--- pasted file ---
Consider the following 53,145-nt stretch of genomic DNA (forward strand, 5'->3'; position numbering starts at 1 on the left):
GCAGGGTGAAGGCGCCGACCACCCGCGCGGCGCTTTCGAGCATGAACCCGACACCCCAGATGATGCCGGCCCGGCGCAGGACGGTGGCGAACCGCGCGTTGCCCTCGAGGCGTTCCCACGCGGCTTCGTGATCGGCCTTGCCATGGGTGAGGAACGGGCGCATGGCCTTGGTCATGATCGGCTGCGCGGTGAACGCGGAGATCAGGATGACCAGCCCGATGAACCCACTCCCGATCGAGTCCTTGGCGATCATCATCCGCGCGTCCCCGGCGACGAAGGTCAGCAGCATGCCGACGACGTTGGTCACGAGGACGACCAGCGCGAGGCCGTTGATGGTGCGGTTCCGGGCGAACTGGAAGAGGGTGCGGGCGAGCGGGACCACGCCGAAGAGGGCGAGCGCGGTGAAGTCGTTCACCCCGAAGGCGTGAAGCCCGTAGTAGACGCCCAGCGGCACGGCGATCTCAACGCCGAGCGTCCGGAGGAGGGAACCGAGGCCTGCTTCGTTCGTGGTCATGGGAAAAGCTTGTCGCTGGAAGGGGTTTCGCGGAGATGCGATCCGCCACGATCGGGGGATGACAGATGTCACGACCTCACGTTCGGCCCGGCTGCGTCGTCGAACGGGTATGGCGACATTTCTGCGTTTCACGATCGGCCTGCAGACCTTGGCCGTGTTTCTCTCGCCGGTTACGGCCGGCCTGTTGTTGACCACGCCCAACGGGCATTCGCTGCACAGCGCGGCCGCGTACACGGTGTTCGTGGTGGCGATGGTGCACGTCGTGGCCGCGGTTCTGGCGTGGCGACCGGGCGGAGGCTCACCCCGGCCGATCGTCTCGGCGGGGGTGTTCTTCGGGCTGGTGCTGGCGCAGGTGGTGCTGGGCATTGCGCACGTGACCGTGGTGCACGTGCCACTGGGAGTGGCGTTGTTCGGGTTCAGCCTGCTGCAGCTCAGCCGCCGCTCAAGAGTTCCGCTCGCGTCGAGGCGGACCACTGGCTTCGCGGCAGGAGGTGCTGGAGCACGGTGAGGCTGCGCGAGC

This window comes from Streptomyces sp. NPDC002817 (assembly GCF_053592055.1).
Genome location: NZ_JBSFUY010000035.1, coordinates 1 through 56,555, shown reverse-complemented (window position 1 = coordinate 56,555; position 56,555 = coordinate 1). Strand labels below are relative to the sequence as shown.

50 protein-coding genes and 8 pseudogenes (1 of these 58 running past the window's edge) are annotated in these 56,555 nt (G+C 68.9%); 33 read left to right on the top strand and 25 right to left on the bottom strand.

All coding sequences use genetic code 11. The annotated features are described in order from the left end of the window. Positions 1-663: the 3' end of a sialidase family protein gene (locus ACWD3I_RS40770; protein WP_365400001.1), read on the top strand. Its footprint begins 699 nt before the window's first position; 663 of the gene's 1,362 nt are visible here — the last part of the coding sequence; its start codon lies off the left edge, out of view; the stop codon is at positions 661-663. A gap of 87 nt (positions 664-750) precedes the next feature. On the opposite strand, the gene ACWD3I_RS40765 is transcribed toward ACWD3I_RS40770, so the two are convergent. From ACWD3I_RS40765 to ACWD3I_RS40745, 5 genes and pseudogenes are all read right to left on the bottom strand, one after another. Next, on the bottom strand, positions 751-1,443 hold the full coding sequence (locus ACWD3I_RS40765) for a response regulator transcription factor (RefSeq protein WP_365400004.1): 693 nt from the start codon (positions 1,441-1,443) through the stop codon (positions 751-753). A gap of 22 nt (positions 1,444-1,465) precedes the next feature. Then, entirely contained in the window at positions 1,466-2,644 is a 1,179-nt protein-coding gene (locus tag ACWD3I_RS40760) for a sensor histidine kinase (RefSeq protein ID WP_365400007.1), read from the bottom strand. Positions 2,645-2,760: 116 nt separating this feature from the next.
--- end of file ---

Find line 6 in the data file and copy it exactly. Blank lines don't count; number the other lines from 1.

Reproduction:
All coding sequences use genetic code 11. The annotated features are described in order from the left end of the window. Positions 1-663: the 3' end of a sialidase family protein gene (locus ACWD3I_RS40770; protein WP_365400001.1), read on the top strand. Its footprint begins 699 nt before the window's first position; 663 of the gene's 1,362 nt are visible here — the last part of the coding sequence; its start codon lies off the left edge, out of view; the stop codon is at positions 661-663. A gap of 87 nt (positions 664-750) precedes the next feature. On the opposite strand, the gene ACWD3I_RS40765 is transcribed toward ACWD3I_RS40770, so the two are convergent. From ACWD3I_RS40765 to ACWD3I_RS40745, 5 genes and pseudogenes are all read right to left on the bottom strand, one after another. Next, on the bottom strand, positions 751-1,443 hold the full coding sequence (locus ACWD3I_RS40765) for a response regulator transcription factor (RefSeq protein WP_365400004.1): 693 nt from the start codon (positions 1,441-1,443) through the stop codon (positions 751-753). A gap of 22 nt (positions 1,444-1,465) precedes the next feature. Then, entirely contained in the window at positions 1,466-2,644 is a 1,179-nt protein-coding gene (locus tag ACWD3I_RS40760) for a sensor histidine kinase (RefSeq protein ID WP_365400007.1), read from the bottom strand. Positions 2,645-2,760: 116 nt separating this feature from the next.